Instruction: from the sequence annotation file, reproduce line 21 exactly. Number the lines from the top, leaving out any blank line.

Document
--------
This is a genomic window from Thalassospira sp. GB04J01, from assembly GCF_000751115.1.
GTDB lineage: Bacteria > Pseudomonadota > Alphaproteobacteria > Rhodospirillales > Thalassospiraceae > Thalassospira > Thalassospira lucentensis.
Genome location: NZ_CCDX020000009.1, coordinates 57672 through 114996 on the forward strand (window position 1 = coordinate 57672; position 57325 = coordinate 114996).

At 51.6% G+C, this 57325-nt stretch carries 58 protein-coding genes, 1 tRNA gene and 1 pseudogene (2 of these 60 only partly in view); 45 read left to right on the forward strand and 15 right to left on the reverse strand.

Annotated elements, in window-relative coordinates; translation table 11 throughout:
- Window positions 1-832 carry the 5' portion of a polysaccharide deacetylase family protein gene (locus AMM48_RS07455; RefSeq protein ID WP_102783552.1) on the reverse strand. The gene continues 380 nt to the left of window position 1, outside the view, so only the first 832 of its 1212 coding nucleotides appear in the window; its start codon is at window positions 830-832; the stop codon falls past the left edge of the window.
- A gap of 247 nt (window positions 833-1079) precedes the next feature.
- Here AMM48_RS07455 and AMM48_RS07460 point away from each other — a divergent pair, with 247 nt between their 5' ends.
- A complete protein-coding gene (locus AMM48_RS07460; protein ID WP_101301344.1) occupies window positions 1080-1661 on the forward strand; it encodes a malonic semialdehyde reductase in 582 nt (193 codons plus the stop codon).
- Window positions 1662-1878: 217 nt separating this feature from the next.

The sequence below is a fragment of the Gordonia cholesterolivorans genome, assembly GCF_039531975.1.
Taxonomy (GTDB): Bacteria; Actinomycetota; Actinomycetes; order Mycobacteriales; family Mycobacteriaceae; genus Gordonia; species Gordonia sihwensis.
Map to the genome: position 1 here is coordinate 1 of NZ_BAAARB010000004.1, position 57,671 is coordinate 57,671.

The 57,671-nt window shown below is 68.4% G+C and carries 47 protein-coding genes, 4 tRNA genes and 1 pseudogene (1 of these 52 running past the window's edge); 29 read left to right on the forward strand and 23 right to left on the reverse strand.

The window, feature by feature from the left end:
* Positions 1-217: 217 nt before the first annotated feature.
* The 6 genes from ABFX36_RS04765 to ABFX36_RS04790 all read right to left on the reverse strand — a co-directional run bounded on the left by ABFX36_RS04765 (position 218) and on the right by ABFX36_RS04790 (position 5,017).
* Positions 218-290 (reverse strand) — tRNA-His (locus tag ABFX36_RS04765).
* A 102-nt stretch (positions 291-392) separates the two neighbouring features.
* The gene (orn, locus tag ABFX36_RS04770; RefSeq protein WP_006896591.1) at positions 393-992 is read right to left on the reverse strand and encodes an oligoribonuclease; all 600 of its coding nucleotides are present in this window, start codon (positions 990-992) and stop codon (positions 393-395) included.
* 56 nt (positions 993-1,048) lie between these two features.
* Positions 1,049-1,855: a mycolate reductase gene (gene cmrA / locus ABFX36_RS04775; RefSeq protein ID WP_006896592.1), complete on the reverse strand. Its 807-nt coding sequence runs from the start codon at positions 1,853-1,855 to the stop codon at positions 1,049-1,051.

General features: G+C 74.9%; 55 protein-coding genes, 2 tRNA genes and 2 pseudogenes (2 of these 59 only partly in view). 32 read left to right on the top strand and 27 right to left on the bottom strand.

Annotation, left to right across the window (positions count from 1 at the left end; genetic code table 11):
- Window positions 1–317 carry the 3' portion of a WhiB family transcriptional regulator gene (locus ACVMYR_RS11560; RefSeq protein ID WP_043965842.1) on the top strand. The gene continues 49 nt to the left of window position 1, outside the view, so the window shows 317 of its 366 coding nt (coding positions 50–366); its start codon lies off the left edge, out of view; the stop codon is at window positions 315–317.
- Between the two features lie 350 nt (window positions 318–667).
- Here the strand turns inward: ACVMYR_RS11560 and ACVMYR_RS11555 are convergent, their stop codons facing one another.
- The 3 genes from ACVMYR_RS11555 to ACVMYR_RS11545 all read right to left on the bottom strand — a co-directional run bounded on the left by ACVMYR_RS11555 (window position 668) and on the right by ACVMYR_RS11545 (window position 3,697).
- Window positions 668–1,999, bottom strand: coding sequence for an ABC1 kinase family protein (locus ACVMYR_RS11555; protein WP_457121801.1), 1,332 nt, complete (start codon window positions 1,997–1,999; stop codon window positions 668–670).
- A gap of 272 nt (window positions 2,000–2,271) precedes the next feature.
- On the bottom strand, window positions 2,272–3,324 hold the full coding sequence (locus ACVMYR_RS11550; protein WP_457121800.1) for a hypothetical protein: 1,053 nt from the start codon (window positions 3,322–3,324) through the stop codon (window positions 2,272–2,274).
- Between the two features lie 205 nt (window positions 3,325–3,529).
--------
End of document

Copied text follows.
* 56 nt (positions 993-1,048) lie between these two features.